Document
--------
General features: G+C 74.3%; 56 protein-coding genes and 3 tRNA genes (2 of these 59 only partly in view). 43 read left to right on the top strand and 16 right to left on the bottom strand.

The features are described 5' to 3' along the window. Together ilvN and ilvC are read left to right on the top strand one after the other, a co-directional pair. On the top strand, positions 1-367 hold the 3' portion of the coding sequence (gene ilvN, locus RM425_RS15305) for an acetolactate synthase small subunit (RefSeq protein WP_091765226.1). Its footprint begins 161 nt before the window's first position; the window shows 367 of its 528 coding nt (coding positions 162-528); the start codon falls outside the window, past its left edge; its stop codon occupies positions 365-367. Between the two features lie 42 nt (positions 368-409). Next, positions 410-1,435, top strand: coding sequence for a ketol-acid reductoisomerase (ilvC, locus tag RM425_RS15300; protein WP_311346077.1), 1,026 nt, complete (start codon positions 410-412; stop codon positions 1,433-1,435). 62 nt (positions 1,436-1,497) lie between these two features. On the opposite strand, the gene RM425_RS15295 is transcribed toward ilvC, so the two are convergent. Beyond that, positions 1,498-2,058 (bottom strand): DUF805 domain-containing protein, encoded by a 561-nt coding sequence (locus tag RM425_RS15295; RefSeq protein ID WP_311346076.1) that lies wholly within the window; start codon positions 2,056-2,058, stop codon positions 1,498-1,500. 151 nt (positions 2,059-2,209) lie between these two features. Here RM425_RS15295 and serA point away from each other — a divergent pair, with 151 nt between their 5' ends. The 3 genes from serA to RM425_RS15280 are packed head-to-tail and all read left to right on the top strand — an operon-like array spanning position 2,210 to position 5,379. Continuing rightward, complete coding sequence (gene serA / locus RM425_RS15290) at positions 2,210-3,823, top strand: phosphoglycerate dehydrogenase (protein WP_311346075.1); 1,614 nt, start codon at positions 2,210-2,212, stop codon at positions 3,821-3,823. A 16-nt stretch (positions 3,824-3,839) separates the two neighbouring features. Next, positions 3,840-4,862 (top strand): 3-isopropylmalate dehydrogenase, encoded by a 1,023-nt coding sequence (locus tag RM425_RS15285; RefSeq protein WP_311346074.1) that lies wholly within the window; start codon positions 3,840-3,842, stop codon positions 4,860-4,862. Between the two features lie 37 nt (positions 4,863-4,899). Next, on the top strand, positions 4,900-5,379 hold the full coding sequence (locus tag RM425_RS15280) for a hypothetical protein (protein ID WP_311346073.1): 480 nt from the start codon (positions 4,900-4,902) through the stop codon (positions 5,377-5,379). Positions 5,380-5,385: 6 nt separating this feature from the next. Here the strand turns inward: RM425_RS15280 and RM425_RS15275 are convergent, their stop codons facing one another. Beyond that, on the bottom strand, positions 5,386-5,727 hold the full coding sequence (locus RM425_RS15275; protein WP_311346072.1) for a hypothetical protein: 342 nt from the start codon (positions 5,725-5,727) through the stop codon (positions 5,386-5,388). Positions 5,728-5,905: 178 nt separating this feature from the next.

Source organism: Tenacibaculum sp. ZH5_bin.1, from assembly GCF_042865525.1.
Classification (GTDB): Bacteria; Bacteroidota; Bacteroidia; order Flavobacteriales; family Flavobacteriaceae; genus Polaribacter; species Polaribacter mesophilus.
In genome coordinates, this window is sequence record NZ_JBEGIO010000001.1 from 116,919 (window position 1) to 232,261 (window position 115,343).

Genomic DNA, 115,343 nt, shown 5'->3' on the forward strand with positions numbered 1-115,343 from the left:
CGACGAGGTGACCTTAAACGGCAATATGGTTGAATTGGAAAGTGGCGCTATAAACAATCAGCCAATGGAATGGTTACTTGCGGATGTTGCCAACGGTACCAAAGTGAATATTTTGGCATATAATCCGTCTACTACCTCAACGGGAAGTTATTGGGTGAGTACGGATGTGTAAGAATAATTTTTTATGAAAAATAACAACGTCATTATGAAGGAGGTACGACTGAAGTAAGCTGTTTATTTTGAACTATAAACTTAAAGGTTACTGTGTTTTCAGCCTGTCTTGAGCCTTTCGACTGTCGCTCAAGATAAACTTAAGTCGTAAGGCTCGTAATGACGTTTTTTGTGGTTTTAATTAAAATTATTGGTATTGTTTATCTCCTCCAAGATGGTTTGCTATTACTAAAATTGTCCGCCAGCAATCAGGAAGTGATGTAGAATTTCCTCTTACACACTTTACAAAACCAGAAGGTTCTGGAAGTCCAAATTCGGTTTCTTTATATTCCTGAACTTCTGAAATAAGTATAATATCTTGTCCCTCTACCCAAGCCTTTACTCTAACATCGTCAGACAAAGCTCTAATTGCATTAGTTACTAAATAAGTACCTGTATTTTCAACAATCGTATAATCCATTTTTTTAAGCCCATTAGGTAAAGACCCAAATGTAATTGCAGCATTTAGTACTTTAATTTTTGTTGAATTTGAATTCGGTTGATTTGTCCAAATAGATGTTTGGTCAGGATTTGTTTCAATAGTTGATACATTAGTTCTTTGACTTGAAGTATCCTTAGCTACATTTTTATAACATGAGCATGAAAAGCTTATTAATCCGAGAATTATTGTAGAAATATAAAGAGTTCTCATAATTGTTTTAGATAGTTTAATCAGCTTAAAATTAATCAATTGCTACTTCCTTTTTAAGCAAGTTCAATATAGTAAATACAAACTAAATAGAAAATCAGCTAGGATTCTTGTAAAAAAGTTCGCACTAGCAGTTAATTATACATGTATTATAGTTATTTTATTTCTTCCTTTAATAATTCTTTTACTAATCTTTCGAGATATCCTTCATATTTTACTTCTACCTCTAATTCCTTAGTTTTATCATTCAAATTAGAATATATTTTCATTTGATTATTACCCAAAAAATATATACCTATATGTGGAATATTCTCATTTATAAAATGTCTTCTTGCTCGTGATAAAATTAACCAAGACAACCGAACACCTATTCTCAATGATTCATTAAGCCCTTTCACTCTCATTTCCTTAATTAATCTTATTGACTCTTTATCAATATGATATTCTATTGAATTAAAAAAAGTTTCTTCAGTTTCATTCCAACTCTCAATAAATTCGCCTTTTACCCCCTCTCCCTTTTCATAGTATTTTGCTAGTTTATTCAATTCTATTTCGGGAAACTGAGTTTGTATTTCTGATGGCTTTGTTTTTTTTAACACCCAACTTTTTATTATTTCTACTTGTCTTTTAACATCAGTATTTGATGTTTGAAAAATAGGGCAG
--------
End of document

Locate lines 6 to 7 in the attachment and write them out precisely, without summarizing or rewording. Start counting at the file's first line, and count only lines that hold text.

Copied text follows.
Genomic DNA, 115,343 nt, shown 5'->3' on the forward strand with positions numbered 1-115,343 from the left:
CGACGAGGTGACCTTAAACGGCAATATGGTTGAATTGGAAAGTGGCGCTATAAACAATCAGCCAATGGAATGGTTACTTGCGGATGTTGCCAACGGTACCAAAGTGAATATTTTGGCATATAATCCGTCTACTACCTCAACGGGAAGTTATTGGGTGAGTACGGATGTGTAAGAATAATTTTTTATGAAAAATAACAACGTCATTATGAAGGAGGTACGACTGAAGTAAGCTGTTTATTTTGAACTATAAACTTAAAGGTTACTGTGTTTTCAGCCTGTCTTGAGCCTTTCGACTGTCGCTCAAGATAAACTTAAGTCGTAAGGCTCGTAATGACGTTTTTTGTGGTTTTAATTAAAATTATTGGTATTGTTTATCTCCTCCAAGATGGTTTGCTATTACTAAAATTGTCCGCCAGCAATCAGGAAGTGATGTAGAATTTCCTCTTACACACTTTACAAAACCAGAAGGTTCTGGAAGTCCAAATTCGGTTTCTTTATATTCCTGAACTTCTGAAATAAGTATAATATCTTGTCCCTCTACCCAAGCCTTTACTCTAACATCGTCAGACAAAGCTCTAATTGCATTAGTTACTAAATAAGTACCTGTATTTTCAACAATCGTATAATCCATTTTTTTAAGCCCATTAGGTAAAGACCCAAATGTAATTGCAGCATTTAGTACTTTAATTTTTGTTGAATTTGAATTCGGTTGATTTGTCCAAATAGATGTTTGGTCAGGATTTGTTTCAATAGTTGATACATTAGTTCTTTGACTTGAAGTATCCTTAGCTACATTTTTATAACATGAGCATGAAAAGCTTATTAATCCGAGAATTATTGTAGAAATATAAAGAGTTCTCATAATTGTTTTAGATAGTTTAATCAGCTTAAAATTAATCAATTGCTACTTCCTTTTTAAGCAAGTTCAATATAGTAAATACAAACTAAATAGAAAATCAGCTAGGATTCTTGTAAAAAAGTTCGCACTAGCAGTTAATTATACATGTATTATAGTTATTTTATTTCTTCCTTTAATAATTCTTTTACTAATCTTTCGAGATATCCTTCATATTTTACTTCTACCTCTAATTCCTTAGTTTTATCATTCAAATTAGAATATATTTTCATTTGATTATTACCCAAAAAATATATACCTATATGTGGAATATTCTCATTTATAAAATGTCTTCTTGCTCGTGATAAAATTAACCAAGACAACCGAACACCTATTCTCAATGATTCATTAAGCCCTTTCACTCTCATTTCCTTAATTAATCTTATTGACTCTTTATCAATATGATATTCTATTGAATTAAAAAAAGTTTCTTCAGTTTCATTCCAACTCTCAATAAATTCGCCTTTTACCCCCTCTCCCTTTTCATAGTATTTTGCTAGTTTATTCAATTCTATTTCGGGAAACTGAGTTTGTATTTCTGATGGCTTTGTTTTTTTTAACACCCAACTTTTTATTATTTCTACTTGTCTTTTAACATCAGTATTTGATGTTTGAAAAATAGGGCAG